Retraining TVET Trainers in Kenya for Changing Global Trends and Dynamics
TVET skill training is recognized worldwide as an avenue for preparing citizens for the world of work. Through TVET institutions, industries and organizations expect to receive prospective employees with high standard employable skills who will turn round the production and manufacturing to a competitive level. Unfortunately, industries continue to express considerable dissatisfaction with the general low level employability skills demonstrated by most prospective TVET graduates. This has been attributed to the fast changing industry technology and the general reluctance of TVET training institutions to infuse these skills into prospective trainees. Nonetheless, this is an indication of the status of TVET institutions which have for long time suffered negative perception and marginalization by most African governments. Because of this, facilities and equipment of training in these institutions are either inadequate, obsolete or cannot compare to those in industries where prospective graduates will work in future. Furthermore, reports show that most trainers in TVET institutions lack basic technical skills to even operate simple workshop machines and equipment used for training. Experts have attributed these to existing gaps in TVET teacher pedagogy, lack of updating trainer skills, insufficient involvement of industry and have recommended various strategies for revamping performance of this noble institutions including improving increasing funding and retraining of TVET trainers. This research adopts desktop research and survey methodology and sought to establish TVET trainer’s perception, challenges and mitigation put in place in addressing delivery of desirable employability skills for changing dynamics of industry. The findings and recommendations are expected to assist in addressing the shortcomings identified in TVET trainer capacity building programmes.
Article Views and Downloands Counter
Bird, M (1997) Training of teachers/trainers in technical and vocational education, UNESCO-UNEVOC. 7 place de Fontenoy 75352 Paris 07 FRANCE. https://files.eric.ed.gov/fulltext/ED424421.pdf
Brewer, L, & Comyn, P(2015). Interrating core work skill into TVET system: Siz country case studies. International Labour Office, Skill and Employability Branch, Employment Policy department. Geneva: ILO. https://www.ilo.org/wcmsp5/groups/public/---ed_emp_/pulication
Watindi, R., & Rono, A. (2012). Towards achievement of sustainable development through technical and vocational education and training (TVET): a case of middle level colleges-Kenya. Journal of Emerging Trends in Educational Research and Policy Studies, 3(5), 686-690.
Eze T. A. Y,(2016) Teachers ' perception of the impact of training and retraining on peachers productivity in Enugu State Nigeria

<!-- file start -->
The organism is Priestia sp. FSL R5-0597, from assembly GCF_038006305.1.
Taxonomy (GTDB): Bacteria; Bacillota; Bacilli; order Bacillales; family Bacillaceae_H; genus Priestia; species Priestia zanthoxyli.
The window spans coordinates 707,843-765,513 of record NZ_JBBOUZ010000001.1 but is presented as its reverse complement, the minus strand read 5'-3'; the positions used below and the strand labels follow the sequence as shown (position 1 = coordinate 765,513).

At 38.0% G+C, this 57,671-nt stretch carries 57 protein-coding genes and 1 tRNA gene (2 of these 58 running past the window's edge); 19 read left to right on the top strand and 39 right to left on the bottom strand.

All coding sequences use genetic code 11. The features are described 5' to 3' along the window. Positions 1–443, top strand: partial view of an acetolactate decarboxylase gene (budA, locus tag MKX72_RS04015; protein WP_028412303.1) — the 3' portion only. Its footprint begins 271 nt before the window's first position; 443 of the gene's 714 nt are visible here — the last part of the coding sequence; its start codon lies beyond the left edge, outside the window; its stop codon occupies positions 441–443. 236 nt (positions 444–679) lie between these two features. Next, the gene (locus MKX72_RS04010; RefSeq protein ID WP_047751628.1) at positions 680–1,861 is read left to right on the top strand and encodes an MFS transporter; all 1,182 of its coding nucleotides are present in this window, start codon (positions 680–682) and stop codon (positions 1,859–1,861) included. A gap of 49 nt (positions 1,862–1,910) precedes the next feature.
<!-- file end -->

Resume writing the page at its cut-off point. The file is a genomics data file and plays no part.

Salome, E.N., & Rotimi, O. (2013). Implications of Training and Development Programmes on Accountants productivity in selected Business organizations in Onitsha.
Kerre, B. W. (2001, September). Science, technology and development. In A paper presented to the Third World Studies (ATWS) Kenya Chapter Conference held at Egerton University, Nakuru, Kenya (pp. 17-19).
Michael, L. D., and Diane, R (2008). Training in Australia. Pearson Education. Australia
Yusoff, H. (2008), Revisiting technical and vocational in malaysia: Creating education opportunity for every students. A discusion paper of national TVET conference , Kuala Lumpur, Malaysia
Ngala, F. B. J. A., & Odebero S. O. (2010). Teachers' perception of staff development programmes as it relates to teachers effectiveness: A study of rural primary school in Kenya. Educational Research and Review
Makworo, E. O. & Mwangi, S. M (2012) The sosial perception of technical and vocational education and training in Africa: a critical review. Education and General studies V.1(1). Herald International Research Journals
Mehdinezhad v. (2008) Evaluation of teacher education programs by students and graduates. Turku: University of Turku
Obwoge, E.(2016) The dilemma of TVET teacher in developing countries in the 21st Century. IRA-international journal of Education and Multidisciplinary studies ISSN:2455-2526; 3(3) (2016) Institute of research advances
Odu, O. K.(2011) Philosophical and Sociological overview of vocational and technical education in Nigeria, American- Eurasian Journal of Scientific Research 6(1)
Okorafor, P.N. Okorafo, O. A (nd) Reflections on technical and vocational education and training in Nigeria in the 21st Century. Journal of Assertiveness pp 7-16
Ofojebe, W. N. & Ezugoh, T. C. (2010) Teachers' Motivation and its influence on quality assuarance in nigerian education system. African Research Review 4(2), pp 36-43, https://www.ajol.info/index.php/afrrev/article/view/58352
Sang, A,. Muthaa, G. & Mbugua Z(2012). Challenges facing technical training in kenya. DOI 10.4236/cc.2012.31018
Tamrat, W. (2020) TVET sector's challenge to recruit and retain competent trainers. University world News
UNESCO-ILO (2003) Technical and Vocational Education and Training for the twenty first century: UNESCO and ILO Recomendations. https//unesdoc.unesco.org/ark:48223/pf0000220748;
Copyright (c) 2022 Africa Journal of Technical and Vocational Education and Training
This work is licensed under a Creative Commons Attribution-NonCommercial-ShareAlike 4.0 International License.Copyright Notice Copyright of published articles is held by AfriTVET. No limitation will be placed on the personal freedom of authors to copy or to use in subsequent work, material contained in their papers. Please contact the Publisher for clarification if you are unsure of the use of copyright material. Apart from fair dealing for the purposes of research and private study, or criticism and or review, this publication may only be reproduced, stored or transmitted, in any form or by any means, with the prior permission in writing of the Publishers.